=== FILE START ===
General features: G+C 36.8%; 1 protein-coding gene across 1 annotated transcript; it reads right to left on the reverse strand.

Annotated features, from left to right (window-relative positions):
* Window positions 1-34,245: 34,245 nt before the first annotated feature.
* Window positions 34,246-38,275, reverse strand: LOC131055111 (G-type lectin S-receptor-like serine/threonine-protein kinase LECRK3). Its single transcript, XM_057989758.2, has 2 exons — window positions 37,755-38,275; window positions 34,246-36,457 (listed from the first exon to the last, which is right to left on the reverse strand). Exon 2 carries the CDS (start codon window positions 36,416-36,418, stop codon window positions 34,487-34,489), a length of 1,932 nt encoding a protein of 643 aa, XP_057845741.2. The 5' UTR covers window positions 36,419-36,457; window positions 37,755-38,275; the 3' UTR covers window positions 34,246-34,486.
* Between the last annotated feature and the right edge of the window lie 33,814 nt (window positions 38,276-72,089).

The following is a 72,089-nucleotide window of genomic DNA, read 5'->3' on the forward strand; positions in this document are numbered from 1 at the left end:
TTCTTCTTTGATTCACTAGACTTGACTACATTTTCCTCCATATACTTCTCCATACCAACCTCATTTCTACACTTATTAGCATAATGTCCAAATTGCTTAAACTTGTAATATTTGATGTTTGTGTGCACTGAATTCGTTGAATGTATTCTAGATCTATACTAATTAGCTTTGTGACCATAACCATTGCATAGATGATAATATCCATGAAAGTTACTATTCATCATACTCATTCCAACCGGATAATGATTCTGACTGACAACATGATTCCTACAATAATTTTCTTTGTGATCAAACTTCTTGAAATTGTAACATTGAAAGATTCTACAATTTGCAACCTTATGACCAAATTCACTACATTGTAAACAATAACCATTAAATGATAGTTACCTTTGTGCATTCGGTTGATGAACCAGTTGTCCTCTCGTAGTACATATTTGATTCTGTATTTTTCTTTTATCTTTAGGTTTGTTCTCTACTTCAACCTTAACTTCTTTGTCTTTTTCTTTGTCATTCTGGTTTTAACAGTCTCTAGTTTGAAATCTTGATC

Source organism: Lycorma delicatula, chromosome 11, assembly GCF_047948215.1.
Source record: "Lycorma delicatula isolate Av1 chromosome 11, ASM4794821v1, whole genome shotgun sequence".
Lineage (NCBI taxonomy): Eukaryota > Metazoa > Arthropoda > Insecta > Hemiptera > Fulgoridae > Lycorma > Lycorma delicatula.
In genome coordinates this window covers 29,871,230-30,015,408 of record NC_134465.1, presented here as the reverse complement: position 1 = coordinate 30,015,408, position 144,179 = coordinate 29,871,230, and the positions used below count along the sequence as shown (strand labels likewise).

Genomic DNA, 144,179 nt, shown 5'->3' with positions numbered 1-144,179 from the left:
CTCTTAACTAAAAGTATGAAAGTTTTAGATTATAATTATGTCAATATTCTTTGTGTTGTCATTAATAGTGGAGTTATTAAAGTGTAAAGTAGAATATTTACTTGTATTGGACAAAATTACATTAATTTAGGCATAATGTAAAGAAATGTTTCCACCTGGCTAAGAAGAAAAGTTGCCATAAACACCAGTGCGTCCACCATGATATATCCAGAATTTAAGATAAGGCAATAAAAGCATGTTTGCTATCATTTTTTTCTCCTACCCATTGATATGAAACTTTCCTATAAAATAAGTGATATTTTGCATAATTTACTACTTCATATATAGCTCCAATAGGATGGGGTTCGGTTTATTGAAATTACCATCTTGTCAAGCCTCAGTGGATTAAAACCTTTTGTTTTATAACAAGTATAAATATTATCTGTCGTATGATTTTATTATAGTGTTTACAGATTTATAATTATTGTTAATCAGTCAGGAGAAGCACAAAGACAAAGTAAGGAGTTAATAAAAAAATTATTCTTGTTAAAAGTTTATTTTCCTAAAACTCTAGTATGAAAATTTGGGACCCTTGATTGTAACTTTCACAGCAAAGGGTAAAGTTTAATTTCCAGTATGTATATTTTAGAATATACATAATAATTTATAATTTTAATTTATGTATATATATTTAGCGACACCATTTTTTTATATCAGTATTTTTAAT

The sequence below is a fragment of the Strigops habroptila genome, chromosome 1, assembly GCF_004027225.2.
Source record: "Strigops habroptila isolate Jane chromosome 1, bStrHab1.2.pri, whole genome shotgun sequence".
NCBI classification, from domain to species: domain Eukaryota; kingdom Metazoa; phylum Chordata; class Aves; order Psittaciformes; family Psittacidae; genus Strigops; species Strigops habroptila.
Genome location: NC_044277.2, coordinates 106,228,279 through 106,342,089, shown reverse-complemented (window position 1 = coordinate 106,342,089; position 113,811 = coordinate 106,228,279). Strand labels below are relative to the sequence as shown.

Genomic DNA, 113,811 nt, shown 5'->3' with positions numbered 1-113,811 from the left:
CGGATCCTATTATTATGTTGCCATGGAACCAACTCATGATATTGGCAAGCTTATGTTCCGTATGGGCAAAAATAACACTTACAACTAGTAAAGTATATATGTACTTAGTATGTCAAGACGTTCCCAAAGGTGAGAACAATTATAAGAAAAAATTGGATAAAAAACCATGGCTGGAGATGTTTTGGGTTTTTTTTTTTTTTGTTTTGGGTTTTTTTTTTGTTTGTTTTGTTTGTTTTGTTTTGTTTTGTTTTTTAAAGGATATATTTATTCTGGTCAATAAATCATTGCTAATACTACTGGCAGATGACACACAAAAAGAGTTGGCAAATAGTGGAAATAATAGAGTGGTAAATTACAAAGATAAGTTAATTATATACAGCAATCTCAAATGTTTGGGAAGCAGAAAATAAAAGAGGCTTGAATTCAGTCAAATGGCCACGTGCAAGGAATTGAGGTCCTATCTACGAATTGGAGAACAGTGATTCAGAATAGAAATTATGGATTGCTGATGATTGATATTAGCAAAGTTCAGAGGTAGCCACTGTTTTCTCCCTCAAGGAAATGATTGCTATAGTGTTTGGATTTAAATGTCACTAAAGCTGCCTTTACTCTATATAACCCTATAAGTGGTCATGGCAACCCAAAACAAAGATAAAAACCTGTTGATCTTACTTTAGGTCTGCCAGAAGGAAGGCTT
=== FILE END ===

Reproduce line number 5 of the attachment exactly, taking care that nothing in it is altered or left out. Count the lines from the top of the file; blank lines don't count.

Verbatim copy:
* Between the last annotated feature and the right edge of the window lie 33,814 nt (window positions 38,276-72,089).